Monday, August 2, 2010

Almost Enough to Turn Me into a Socialist

Fear not, for the title of this post is somewhat misleading. I write this in reaction to a recent unpleasant economic transaction with a private entity, leaving me with the kind of "I've-just-been-taken-to-the-cleaners" feeling that makes liberals want to scream for government control.

I was at the Cincinnati airport on my way home from a business trip, and the flight to Baltimore was delayed due to some nasty thunderstorms. We no sooner boarded the plane an hour after the originally scheduled departure time than the pilot got on the intercom and advised us that we might as well get off the plane because he had just received word that we would be held at least another hour before being cleared for takeoff.

I figured I had best call home to tell my wife I would not be back in time for dinner after all, but unfortunately the battery on my cell phone was dead. Once off the plane and onto the airport concourse, I spotted an increasingly rare sight: public telephones! I have often wondered how soon public phones would become a relic of the past, but thankfully I found one in my time of need.



I immediately noted an advertisement sticker on the phone that said, "Out of change?" Though I probably would have been able to scrounge up the change for a call home, I do enjoy the convenience of credit cards, which this offer was advertising. I also noted a nominal per minute charge and an alternative $1.00 for three minutes. I ended up talking to my wife for about six minutes, so I expected to see a two or three dollar charge show up on my credit card.

A few days later, the charge came in from NCIC Communications of Longview, Texas for a whopping $26.72! I immediately called their "Customer Service" Department, where the kind lady told me that the $1 for three minute rate applies to their members.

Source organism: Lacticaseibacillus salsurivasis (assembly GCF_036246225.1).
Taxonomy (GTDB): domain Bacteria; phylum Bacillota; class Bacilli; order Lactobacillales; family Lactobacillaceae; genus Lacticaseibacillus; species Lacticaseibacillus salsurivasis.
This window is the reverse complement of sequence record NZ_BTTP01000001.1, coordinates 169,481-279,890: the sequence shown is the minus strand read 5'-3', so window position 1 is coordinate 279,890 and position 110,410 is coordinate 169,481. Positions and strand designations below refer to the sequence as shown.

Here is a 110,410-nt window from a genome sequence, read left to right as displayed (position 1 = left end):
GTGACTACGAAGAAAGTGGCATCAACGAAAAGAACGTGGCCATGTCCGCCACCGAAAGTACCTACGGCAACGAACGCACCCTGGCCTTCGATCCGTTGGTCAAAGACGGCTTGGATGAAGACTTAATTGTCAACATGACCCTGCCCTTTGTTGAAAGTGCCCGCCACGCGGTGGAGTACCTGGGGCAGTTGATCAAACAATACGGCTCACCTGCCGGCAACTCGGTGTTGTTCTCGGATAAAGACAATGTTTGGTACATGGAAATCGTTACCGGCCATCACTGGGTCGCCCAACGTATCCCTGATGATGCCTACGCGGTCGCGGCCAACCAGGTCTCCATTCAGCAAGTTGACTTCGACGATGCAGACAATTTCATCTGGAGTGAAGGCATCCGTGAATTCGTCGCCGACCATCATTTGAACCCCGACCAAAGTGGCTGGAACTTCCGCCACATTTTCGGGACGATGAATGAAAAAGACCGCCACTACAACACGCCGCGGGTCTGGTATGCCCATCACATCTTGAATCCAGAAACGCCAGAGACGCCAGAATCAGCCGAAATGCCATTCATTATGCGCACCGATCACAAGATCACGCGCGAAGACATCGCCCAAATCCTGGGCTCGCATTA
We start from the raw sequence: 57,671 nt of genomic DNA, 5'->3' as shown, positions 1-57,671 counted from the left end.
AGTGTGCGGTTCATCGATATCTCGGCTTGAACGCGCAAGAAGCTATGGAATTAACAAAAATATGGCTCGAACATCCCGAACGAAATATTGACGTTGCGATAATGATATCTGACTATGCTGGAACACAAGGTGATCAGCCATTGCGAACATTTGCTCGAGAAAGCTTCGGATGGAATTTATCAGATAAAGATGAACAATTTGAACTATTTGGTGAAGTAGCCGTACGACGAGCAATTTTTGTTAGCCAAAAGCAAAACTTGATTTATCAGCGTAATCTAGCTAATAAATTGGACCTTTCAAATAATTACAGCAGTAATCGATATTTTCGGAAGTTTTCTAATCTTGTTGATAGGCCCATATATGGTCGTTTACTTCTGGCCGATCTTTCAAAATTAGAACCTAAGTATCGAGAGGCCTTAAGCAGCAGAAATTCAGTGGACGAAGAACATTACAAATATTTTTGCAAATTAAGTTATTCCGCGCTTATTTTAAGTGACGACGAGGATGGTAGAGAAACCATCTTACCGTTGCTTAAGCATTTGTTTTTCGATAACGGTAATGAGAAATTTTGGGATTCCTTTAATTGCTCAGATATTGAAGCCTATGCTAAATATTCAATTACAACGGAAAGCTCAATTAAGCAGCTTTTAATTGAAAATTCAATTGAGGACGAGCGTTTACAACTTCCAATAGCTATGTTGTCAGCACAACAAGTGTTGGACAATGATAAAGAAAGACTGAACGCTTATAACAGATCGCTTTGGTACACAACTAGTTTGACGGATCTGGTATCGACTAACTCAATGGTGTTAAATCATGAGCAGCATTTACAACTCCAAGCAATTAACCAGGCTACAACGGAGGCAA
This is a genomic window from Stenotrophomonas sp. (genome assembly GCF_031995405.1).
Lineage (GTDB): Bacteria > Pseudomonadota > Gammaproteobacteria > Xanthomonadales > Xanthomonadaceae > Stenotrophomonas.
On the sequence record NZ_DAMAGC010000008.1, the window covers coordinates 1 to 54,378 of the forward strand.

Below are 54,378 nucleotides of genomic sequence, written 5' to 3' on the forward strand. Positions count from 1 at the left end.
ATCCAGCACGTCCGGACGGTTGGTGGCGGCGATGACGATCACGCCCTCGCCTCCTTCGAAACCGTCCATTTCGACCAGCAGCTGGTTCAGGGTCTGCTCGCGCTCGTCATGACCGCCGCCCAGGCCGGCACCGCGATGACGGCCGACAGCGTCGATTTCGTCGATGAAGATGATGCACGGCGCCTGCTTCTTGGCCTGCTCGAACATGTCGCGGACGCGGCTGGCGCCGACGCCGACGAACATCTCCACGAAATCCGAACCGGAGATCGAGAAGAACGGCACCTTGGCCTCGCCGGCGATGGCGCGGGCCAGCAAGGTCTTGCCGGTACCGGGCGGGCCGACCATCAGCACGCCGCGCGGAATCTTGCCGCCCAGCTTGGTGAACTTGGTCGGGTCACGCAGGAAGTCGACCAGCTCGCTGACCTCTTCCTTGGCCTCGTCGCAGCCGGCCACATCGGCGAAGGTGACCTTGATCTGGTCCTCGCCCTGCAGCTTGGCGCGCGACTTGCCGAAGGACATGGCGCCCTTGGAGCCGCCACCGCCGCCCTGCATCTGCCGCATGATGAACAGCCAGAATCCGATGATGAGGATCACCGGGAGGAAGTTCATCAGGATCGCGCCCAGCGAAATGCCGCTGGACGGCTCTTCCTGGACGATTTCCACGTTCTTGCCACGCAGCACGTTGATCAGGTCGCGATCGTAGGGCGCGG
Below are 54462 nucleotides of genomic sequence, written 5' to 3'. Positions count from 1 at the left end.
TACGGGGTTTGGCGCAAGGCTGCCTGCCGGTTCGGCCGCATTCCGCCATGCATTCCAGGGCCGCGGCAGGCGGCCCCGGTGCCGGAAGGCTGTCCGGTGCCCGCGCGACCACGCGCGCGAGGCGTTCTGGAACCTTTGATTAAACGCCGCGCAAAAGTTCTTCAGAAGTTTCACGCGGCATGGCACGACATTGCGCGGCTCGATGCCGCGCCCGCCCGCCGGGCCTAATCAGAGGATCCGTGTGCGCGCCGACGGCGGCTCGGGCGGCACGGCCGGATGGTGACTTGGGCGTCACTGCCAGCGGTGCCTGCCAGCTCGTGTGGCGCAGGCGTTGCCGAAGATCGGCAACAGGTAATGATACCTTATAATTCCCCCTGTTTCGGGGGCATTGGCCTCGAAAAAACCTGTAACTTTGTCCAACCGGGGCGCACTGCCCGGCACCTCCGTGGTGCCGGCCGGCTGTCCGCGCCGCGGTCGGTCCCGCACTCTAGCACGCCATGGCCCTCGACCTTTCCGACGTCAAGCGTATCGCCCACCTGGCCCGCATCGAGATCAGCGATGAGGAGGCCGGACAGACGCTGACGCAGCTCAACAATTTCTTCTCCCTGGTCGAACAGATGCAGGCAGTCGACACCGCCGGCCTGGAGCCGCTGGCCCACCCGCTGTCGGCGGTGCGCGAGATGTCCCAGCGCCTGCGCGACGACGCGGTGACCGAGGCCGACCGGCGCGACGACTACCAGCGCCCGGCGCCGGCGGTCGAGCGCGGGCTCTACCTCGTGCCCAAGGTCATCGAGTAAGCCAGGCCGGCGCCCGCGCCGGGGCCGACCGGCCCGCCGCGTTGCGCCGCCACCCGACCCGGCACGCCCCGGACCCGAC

"So for non-members, you charge $26.72 for a six minute call, or $4.45 per minute? There was nothing that warned me of such exorbitant rates."

"I can give you a onetime courtesy adjustment of $9.35, which would bring the total to $17.37," she replied, apparently with a straight face.

"But that is still almost three dollars a minute for a domestic call!  Are you serious?"

After taking a minute to apparently confer with her supervisor, she returned to the phone and advised: "We can reduce the amount to $13.36, which is half the original amount!"

"Oh, how generous!" I thought. "I'm sorry, ma'am, but your rate structure and business practices are quite frankly deceptive and fraudulent. I will be disputing this charge with my credit card company."

Apparently, the company's business model is to charge obscenely exorbitant rates to unsuspecting people whom they hope will either not notice or not bother disputing. For those that do dispute, they offer to settle for reduced amounts which are still, quite frankly, obscenely exorbitant.

This is the type of unseemly business practice that occasionally rears its ugly head in the private sector, causing those of the liberal bent to cry out for government control. Though I can understand the sentiment, I would just as soon keep the government out of this. For all I know, there are already government regulations in place that proscribe this sort of behavior, but I otherwise prefer a system of caveat emptor, where people daily engage in voluntary transactions. In the meantime, I have filed a dispute with my credit card company. If indeed my situation is not unique, as I suspect, there are numerous other disputes out there, and NCIC's cute business practices will eventually fail.

As for me, you can be sure I will not be using my credit card for a phone transaction again. I am simply exercising my freedom of choice, which I cherish more than I do government protection, particularly because the latter has a tendency to limit the former.

5 comments:

Tetamay said...

The lesson is: Check your bills and dispute unwarranted charges and keep the government out of the equation.

Tetamay said...

The moral of the story is keep some change on you all the time and stop being adventurous!

The Maryland Crustacean said...

I checked out the company's website. Their main claim to fame is that they are an "inmate telephone service."
http://www.ncic.com/

JD Curtis said...

Oy vay!

Keep some pocket change on you at all times if travelling! (Moral of the story)

The Maryland Crustacean said...

Epilogue: The day after I noticed that the $26.72 was credited back to my credit card account, I got a letter from the issuing bank that stated: "This dispute has been resolved in your favor. The merchant has not yet provided the informaiton necessary to resolve your claim. Therefore, we have issued credit to your account..."

No government bureaucrats were involved and no animals were harmed during this exercise. The system works.